Public realm for City of Culture mixes history with modern design

In Trinity Square, the old church wall has been removed and new seating installed with designs echoing the ceiling of Holy Trinity Church. Photo: @neilnicklinphoto

Re-form Landscape Architecture has completed phase one of a £25m project to transform Hull’s public realm, coinciding with the city’s inauguration as UK City of Culture 2017.

The first phase includes revitalisation of 14 streets and four public squares, with a new pedestrianised route from the railway station to the city centre, old town, and docks. Designs play on the city’s history while creating contemporary spaces to attract visitors.

Re-form has created an enhanced setting for Grade-I listed Trinity Church in Trinity Square, removing the old church wall to open up the space and using patterns in the church ceiling to inspire new tracery and decorative seating.

In the city’s historic Fruitmarket quarter, previously derelict warehouses are evolving into a vibrant restaurant quarter. Here the original basalt cobbles characteristic of many of the city’s streets have been cleaned and relaid, while new street seating has been designed to mimic the crates that would have been used in the market.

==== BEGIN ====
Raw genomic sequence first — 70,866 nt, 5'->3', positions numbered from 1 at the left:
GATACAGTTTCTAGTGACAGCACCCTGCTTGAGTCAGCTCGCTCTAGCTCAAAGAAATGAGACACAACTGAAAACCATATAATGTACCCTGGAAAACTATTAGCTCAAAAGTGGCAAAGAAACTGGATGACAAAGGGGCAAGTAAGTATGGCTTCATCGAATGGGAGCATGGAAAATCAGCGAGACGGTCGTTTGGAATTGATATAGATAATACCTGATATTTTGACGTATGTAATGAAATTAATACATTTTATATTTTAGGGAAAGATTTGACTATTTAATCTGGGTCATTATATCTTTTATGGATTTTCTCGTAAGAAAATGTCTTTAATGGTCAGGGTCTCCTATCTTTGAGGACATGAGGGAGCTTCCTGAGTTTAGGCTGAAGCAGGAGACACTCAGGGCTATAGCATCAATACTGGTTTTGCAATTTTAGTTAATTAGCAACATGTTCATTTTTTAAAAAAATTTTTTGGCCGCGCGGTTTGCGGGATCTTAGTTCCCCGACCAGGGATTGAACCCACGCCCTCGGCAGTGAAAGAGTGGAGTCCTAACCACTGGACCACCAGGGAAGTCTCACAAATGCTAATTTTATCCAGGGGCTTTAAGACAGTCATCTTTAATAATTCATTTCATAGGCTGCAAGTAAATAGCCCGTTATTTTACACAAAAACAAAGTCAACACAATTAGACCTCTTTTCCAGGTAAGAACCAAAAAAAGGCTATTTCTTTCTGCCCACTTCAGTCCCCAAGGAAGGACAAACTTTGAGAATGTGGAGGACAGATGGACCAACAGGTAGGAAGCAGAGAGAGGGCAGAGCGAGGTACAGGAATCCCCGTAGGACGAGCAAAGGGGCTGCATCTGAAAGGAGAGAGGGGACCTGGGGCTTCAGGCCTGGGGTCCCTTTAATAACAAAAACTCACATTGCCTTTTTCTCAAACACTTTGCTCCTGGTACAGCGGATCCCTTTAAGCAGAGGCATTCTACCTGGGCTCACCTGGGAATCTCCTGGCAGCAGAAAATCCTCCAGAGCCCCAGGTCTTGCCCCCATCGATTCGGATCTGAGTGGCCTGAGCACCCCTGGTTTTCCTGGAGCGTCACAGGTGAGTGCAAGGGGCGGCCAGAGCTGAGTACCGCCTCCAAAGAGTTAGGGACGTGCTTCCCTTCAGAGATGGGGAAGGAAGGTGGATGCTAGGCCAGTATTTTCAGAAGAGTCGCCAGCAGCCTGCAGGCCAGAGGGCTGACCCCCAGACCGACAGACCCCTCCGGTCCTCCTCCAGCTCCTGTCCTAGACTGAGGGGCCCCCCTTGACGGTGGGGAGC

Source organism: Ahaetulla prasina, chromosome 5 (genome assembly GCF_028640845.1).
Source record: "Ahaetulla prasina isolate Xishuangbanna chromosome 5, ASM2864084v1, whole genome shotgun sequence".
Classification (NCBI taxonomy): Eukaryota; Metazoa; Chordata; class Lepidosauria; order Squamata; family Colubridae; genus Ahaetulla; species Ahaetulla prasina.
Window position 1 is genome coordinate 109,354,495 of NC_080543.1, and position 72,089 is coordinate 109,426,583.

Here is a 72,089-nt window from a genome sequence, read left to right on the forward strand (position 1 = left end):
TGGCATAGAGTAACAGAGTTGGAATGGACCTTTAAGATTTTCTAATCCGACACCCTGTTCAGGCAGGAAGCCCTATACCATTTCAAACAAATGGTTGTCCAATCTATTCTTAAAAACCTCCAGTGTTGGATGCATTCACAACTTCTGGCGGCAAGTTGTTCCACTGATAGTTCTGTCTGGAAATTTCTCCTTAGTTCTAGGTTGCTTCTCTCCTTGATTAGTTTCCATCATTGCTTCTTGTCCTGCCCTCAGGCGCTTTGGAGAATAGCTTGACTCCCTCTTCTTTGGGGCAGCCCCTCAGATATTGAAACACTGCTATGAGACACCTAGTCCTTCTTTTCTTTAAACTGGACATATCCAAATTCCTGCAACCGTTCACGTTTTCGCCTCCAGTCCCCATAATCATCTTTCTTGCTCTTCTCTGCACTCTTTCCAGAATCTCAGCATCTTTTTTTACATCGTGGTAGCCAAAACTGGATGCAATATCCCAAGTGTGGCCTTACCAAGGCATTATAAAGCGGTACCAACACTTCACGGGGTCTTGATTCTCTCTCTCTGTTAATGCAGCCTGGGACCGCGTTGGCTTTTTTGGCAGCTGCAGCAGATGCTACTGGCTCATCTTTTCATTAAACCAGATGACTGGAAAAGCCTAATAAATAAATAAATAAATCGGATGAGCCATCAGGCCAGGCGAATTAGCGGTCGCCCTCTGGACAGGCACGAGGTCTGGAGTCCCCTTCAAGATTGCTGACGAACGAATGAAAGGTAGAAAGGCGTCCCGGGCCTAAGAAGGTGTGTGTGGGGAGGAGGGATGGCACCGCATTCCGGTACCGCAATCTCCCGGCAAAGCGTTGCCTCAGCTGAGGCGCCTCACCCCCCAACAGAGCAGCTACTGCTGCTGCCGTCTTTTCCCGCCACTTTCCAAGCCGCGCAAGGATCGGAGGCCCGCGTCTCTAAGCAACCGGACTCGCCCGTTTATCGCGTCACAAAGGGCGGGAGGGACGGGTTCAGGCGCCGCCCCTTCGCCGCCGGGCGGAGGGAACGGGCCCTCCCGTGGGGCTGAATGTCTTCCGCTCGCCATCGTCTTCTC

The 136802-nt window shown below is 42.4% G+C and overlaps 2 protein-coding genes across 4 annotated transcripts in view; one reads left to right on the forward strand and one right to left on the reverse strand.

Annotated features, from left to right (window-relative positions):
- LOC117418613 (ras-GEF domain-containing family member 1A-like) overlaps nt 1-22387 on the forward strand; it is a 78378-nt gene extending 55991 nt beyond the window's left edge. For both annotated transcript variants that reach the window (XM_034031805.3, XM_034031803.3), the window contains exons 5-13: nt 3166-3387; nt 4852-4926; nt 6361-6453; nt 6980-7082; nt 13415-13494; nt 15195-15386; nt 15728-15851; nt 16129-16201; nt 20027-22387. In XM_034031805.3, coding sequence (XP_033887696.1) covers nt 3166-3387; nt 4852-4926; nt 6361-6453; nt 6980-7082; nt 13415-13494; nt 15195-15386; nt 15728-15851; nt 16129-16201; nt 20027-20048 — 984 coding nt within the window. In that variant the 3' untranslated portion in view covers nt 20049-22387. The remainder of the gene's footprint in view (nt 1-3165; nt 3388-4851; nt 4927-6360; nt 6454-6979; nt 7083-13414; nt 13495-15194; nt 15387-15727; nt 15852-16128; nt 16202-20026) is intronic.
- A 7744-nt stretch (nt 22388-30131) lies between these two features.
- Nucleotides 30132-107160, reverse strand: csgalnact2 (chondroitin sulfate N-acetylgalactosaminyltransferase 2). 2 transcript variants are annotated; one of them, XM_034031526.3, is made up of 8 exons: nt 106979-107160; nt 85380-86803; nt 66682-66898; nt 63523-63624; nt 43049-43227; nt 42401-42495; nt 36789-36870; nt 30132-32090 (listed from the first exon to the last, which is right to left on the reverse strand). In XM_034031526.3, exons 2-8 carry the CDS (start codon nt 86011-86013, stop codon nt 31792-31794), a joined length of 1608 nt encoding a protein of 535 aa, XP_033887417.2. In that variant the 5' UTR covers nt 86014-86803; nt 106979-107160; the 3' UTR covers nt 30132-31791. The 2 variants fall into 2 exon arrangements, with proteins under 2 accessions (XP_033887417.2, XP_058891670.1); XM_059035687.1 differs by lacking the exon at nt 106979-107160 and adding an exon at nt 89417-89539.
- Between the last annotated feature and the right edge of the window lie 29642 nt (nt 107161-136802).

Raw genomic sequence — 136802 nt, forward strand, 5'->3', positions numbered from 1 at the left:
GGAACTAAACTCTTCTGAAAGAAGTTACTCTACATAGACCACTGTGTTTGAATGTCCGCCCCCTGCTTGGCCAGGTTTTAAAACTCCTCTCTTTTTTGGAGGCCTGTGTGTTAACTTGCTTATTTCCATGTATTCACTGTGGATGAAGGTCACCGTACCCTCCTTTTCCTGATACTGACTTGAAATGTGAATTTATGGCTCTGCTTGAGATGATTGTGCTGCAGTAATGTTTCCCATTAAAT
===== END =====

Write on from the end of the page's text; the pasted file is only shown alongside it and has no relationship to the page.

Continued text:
Fifty-eight mature trees have also been planted across the city centre to add colour and shade.

Andrew Price of Re-form said: ‘Hull has used [its City of Culture designation] as a catalyst to transform the city centre, and understood that high-quality public realm is vital to create a lasting first impression for visitors, and to foster local pride.’

Phase two will include specially commissioned light installations, water features and sculptures, and will be completed by Easter. New seating inspired by fishing boats is being installed in the main square, Queen Victoria Gate, and artist Mel Chantrey has designed a series of eight mirror pools for Trinity Square.

Garry Taylor, city manager for major projects and infrastructure at Hull City Council, said: ‘The city centre has long been disjointed, however this project has helped to reconnect Hull’s old town to the retail areas. The creation of a new square and redesign of our current public spaces means visitors will now spend time enjoying the, now world-class, centre.’

Re-form is working alongside engineering and design consultancy Arup, Hull City Council and construction consultancy Gardiner & Theobald.


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